Push made to get MSA up to full capacity
Published 5:00 am Wednesday, October 8, 2003
The pace at the Mississippi School of the Arts could be pickingup.
MSA Executive Director Dr. Vicki Bodenhamer told the mayor andboard of aldermen Tuesday that state education officials had askedMSA leaders to explore an accelerated plan to bring the school tofull capacity as soon as possible. The school opened in August with65 high school juniors and is expected to be able to accommodate300 juniors and senior when MSA is in full operation.
Bodenhamer said MSA officials are reviewing what the acceleratedplan would mean as far as programs for the school.
“We’re doing everything we can to get the campus to fullcapacity as soon as we can,” said Bodenhamer, mentioning thepossibility of reaching that goal within two years. “That would beexciting for all of us.”
One aspect of expanding the school will include getting fundingthrough the legislature for a second tower of the Student LifeCenter. The first tower took two years to build, but Bodenhamersaid the second tower would not take that long.
“All the support services are already there,” Bodenhamer said,alluding to the cafeteria, library, staff offices and other spacesthat were developed in the first phase of the project.
Bodenhamer mentioned the possibility of having classroom spacesin the bottom two floors of the new west wing, but she stressedthat those plans had not been finalized. She suggested thatbuilding new classrooms would be better than renovating existingbuildings, which still would be done as the school grows.
“That might be the most economical way to go,” Bodenhamersaid.
Bodenhamer appeared at Tuesday’s meeting to present prints ofLampton Auditorium, done by Wyatt Waters, to Mayor Bill Godbold andthe board. The gifts were in recognition of the city’s support inhelping to create the residential school for gifted artsstudents.
Also Tuesday, City Engineer Carl Ray Furr updated officials onseveral pending projects.
One project that has been delayed is the paving of downtownstreets. City officials had planned to use part of over $400,000 infederal funds to pave several streets affected by last year’sWhitworth Fire Loop water line project.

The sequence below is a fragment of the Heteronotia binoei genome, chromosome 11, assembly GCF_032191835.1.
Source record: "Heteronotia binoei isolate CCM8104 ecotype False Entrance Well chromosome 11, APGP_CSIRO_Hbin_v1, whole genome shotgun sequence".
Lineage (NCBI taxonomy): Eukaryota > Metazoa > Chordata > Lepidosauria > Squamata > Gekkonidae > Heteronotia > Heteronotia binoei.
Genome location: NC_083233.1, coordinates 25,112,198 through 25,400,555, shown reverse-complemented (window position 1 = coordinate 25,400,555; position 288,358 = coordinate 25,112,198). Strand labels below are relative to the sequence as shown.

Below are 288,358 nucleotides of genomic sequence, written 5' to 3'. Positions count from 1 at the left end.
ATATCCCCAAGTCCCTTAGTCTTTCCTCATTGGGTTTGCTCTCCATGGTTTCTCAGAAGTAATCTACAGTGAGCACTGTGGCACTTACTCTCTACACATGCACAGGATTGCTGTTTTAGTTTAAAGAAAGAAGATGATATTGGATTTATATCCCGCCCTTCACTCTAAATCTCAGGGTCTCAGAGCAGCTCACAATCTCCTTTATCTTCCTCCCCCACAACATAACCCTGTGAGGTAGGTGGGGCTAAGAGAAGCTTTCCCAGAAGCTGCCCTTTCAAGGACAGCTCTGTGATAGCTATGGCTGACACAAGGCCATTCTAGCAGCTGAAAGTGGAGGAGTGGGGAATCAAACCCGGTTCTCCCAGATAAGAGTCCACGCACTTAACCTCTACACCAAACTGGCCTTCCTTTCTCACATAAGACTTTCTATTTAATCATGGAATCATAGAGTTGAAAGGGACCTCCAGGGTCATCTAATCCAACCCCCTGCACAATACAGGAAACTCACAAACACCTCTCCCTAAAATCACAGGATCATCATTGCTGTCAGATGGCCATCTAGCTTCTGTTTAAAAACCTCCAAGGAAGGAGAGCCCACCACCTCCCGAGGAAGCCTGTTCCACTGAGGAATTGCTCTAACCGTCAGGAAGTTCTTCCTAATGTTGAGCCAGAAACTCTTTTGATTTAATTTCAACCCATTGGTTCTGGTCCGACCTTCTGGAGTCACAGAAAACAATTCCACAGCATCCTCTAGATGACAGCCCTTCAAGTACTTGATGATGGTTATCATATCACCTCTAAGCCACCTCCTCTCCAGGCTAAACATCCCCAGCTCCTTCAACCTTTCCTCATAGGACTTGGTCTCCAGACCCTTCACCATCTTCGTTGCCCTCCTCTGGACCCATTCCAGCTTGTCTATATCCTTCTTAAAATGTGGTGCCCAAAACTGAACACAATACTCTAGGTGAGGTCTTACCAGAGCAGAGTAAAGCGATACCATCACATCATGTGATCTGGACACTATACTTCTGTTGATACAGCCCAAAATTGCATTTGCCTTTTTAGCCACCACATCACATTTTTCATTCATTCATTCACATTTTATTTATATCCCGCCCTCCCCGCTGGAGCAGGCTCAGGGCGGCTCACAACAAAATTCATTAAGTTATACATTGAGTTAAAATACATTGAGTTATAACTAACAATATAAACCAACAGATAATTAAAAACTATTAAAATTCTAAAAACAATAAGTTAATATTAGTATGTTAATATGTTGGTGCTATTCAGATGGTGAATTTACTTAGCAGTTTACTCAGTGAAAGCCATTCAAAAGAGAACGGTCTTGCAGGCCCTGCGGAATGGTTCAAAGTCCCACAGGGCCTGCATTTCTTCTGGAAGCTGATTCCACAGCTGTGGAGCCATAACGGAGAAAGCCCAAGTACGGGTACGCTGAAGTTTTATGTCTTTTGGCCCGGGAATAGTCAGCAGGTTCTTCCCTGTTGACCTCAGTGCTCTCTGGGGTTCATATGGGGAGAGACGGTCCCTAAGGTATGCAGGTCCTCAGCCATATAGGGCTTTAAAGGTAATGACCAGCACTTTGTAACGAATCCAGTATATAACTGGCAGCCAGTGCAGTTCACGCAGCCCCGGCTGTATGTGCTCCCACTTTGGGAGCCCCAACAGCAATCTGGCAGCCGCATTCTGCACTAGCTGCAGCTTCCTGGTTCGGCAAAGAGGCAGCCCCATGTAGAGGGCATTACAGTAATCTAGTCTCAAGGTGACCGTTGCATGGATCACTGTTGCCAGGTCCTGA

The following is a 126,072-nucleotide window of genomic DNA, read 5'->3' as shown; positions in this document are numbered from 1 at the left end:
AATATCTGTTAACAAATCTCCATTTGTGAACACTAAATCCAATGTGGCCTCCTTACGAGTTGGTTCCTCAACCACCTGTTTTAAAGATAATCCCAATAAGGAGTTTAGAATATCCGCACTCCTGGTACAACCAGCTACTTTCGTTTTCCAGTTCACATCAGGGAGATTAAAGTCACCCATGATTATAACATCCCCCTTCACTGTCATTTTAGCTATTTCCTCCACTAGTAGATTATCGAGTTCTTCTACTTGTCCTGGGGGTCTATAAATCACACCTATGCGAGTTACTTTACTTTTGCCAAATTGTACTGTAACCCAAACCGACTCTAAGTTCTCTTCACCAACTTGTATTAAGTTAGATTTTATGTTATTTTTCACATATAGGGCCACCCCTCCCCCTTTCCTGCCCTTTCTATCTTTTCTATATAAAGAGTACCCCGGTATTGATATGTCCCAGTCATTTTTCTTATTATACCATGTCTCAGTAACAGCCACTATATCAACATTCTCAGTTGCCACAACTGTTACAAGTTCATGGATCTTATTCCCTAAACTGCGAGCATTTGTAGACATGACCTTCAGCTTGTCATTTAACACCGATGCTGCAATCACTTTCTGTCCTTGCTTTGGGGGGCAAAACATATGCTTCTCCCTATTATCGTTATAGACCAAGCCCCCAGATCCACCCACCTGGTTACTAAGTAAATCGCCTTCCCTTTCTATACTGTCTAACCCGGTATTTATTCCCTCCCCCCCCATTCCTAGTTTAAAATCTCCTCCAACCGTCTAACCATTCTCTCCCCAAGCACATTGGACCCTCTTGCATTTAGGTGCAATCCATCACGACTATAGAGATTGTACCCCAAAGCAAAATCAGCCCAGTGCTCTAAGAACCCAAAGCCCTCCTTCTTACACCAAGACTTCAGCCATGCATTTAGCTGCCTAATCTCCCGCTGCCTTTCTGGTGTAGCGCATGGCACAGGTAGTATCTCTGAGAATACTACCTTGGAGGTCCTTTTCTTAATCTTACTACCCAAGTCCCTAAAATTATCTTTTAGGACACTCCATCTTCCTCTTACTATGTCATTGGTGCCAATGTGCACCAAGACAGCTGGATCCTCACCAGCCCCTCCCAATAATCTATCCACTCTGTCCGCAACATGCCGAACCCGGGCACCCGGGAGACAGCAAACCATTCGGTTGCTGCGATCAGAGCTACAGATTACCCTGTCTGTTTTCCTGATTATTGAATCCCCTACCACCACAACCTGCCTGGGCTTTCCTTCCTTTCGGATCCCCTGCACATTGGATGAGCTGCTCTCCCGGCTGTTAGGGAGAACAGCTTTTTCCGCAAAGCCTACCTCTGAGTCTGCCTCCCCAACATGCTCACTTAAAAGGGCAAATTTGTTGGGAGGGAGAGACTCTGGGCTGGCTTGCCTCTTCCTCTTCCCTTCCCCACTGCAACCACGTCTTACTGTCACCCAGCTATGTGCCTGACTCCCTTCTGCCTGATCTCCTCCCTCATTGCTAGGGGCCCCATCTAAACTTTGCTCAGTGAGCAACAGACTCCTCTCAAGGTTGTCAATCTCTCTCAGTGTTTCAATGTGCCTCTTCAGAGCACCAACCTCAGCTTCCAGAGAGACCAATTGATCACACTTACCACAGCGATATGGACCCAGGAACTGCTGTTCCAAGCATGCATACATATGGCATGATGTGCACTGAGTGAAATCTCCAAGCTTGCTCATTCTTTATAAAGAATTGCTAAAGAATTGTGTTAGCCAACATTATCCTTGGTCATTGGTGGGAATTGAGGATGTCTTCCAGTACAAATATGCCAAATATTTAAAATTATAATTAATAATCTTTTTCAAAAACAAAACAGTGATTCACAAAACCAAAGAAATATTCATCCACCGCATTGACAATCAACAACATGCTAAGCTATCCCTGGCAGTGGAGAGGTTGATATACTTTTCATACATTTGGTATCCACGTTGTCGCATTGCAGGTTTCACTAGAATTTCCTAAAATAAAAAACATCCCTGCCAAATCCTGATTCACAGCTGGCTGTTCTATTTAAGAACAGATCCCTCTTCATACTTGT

An early timetable had the work getting under way around Octoberand being completed before December. However, because federal fundsare involved, the project is being postponed to allow the city toaddress some handicap accessibility issues related to thestreets.
“We’re probably not going to be able to let that contract untilafter the first of the year,” Furr said about the pavingproject.
Furr expected the paving to be done around early March. He addedthat timetable would lessen any inconvenience related to doing thework during the holiday season.
Also, Furr said the Federal Transit Administration had releasedthe first $990,000 of the city’s funds for the Multi-ModalTransportation Facility. And some contaminated soil around theproposed site between North Railroad Avenue and North First Streethad been removed.
“We’ve got the green light from that standpoint and the moneyhas been released,” Furr said.
Furr said the release was a “major milestone” and the city couldstart to be reimbursed for some of the expenses it has incurredwith the project. The engineer said a final layout of Phase I ofthe facility should be ready in a couple of weeks.
In activity related to the Industrial Park Road overpass, Furrsaid the city will use some leftover funds to extend Center Street.Also, he said a right of way issue involving a new traffic signalat the North Jackson Street intersection had been resolved and workwould start on that soon.
Furr said the county will be getting $500,000 for governmentcomplex renovations. He said that money would used to address roofand other courthouse concerns.
The engineer expressed appreciation to the state’s congressionaldelegation in securing the Veteran’s Administration/Housing andUrban Development funds that do not require any local match.
“That kind of money if very difficult to get at 100 percent,”Furr said.